County Clerks Office
(Superior Court Matters)
Office Hours: 8:30 AM to 4:30 PM Daily Except for Court Holidays
SE LITIGANT INFORMATION (Civil)
and making your way through the court process is not easy
and can be quite frustrating, especially for those handling
their own legal representation (pro se litigants). There are
extensive state and local
court rules (pdf) and everyone appearing before the Superior
Court is expected to follow them. While the information below
can never tell you every thing you need to know, the following
will hopefully be of benefit in clarifying a few of the mysteries
of representing yourself:
YOU WANT TO START AN ACTION AGAINST SOMEONE ELSE.
If you are starting an action, you are the petitioner or plaintiff
or moving party.
anything can happen in court, you need to fill out paperwork,
file your case, and pay a filing fee payable by cash, money
order or certified check.
Obtain the correct
forms (if they exist) on-line or purchase from the Clerk.
The first forms you fill out (in ink or typed--no
pencils) are a Summons along with a Petition
or a Summons along with a Complaint.
Filing these forms and serving them on the defendant/respondent
starts your case.
Always remember and keep a record of your case number
You will need to serve the other party (through law
enforcement, civil process, or an adult other than yourself)
and have a declaration or return of service showing that
you have served the other party.
You now wait. If the other party does NOT respond
within the prescribed time, you need to obtain a court order
stating that the other party is in default. You will still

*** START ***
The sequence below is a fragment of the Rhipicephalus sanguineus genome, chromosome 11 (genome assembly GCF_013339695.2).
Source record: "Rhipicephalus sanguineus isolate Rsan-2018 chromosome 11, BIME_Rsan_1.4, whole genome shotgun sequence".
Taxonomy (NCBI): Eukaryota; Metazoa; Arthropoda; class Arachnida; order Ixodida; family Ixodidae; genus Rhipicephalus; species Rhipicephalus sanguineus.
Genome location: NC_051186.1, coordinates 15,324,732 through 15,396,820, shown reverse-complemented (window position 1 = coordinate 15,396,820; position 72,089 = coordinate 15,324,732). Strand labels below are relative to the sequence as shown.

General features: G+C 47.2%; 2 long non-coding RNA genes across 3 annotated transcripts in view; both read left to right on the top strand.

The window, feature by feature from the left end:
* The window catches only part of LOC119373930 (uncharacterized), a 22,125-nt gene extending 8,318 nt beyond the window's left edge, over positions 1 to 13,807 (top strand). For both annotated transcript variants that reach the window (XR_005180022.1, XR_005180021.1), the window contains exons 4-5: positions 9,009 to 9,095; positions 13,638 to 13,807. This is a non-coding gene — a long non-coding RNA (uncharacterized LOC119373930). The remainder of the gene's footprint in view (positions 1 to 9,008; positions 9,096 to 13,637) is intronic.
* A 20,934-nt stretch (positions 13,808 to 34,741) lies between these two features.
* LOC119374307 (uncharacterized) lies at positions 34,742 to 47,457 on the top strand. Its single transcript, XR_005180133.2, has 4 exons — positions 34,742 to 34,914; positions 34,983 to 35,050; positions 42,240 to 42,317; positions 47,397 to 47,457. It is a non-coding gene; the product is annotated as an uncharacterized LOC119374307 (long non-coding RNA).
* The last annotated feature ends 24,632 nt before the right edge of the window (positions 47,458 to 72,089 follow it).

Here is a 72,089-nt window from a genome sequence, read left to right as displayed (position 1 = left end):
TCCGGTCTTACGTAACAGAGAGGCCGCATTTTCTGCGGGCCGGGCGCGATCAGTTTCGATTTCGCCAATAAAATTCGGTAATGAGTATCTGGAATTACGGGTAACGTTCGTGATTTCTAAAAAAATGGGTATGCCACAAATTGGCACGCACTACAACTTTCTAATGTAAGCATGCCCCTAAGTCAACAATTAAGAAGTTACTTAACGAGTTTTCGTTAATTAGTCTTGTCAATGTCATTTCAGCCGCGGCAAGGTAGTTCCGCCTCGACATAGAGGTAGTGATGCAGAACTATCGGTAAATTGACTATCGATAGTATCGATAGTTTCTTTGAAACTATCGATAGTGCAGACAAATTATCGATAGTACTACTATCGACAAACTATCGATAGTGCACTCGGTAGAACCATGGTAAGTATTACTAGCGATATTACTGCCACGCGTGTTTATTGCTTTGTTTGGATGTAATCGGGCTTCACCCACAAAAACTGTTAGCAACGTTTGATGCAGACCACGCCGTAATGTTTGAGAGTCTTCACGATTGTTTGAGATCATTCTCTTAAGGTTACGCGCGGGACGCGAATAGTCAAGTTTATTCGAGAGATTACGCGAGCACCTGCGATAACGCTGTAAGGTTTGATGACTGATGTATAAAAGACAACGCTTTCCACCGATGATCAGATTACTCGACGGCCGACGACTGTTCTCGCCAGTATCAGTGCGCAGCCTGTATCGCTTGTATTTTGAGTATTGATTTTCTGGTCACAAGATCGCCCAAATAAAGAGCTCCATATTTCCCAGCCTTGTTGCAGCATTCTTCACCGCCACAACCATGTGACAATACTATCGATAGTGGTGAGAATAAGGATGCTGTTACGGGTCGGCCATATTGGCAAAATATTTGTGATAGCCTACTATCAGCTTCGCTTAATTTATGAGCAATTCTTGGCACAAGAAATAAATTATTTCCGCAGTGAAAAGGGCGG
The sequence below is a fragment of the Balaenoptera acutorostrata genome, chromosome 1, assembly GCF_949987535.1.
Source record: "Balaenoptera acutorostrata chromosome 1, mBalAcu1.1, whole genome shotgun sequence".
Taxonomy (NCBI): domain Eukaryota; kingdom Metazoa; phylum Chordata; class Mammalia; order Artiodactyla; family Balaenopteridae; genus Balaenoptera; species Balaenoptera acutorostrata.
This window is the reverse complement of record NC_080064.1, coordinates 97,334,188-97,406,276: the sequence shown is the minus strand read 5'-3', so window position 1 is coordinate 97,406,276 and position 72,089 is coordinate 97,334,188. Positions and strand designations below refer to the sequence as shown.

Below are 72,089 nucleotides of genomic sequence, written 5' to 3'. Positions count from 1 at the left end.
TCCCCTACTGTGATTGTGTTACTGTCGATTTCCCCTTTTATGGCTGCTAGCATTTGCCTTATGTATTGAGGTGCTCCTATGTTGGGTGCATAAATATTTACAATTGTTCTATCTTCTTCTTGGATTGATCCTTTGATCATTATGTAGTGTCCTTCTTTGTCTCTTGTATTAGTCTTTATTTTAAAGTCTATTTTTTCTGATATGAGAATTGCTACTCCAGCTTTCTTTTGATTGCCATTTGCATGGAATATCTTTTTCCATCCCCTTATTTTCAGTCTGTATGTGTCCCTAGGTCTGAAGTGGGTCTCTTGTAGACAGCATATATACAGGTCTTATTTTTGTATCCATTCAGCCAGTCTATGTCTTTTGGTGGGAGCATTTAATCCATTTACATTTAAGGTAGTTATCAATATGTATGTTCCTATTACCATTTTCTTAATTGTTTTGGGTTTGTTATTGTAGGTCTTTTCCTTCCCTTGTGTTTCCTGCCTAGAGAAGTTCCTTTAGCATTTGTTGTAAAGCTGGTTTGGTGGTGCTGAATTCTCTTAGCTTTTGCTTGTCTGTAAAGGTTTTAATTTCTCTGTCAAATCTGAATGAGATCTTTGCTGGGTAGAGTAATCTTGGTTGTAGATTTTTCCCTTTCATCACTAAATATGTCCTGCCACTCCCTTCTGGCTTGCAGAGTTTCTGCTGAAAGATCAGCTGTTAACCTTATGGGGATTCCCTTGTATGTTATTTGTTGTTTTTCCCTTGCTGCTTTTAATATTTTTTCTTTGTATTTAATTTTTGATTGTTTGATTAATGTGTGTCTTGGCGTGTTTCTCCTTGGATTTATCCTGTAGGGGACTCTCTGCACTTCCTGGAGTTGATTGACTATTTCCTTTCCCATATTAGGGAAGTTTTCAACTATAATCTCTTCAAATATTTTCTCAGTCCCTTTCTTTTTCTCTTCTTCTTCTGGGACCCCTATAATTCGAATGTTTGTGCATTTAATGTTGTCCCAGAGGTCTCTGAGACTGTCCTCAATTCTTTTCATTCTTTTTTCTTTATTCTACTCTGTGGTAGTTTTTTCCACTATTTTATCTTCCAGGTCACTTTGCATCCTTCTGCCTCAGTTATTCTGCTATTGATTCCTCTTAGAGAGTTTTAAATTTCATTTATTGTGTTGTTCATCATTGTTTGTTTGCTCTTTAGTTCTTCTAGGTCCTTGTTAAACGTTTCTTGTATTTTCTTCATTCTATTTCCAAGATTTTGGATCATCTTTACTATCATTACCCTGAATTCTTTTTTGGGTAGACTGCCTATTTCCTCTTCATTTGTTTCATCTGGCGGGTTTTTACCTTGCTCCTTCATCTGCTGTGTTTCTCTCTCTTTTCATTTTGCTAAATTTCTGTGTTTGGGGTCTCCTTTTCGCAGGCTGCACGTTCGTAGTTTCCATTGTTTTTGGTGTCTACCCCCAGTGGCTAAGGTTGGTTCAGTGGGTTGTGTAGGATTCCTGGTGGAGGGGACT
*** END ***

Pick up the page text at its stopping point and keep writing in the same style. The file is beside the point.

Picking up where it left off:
need to enter final orders in court that are consistent
with the petition or complaint that you filed.
If the other party/side responds in time, then further
proceedings, such as motions and or trial, are necessary,
unless you and the other party resolve the case.
For summary judgment, LUPA, Ralj Monday motion calendar
AND all trials, it is mandatory to confirm that you will
be present for the court hearing. Confirmation must be made
by Noon Thursday the week before the hearing. Call Superior
Court Administration at (360) 416-1200 to confirm.
Clerks Office only takes original documents with original
signatures for filing your case or adding to your file.
File all original documents at least three days before your
sure to bring copies of what you are filing to conform for
service, your personal records, and bench copies for the
judge. Judges copies of all affidavits, declarations,
briefs and legal memoranda in both trial and pretrial proceedings
shall be prepared and delivered to the Court Administrators
Office at the time of service.
you give the Clerk any paperwork to file, the Clerk is required
by law to charge you to get copies made from your file.
The fee is $0.25 per page for non-certified copies, except
through mail. Certified copies are $5.00 for the first page
and $1.00 per page thereafter for each document.
need NOT be signed in front of the Clerk. You may sign them
ahead of time.
out all documents/forms clearly, completely, and in ink
or typedno pencils.
YOU WANT TO DEFEND YOURSELF FROM AN ACTION STARTED BY SOMEONE
If an action has been started by another party against you,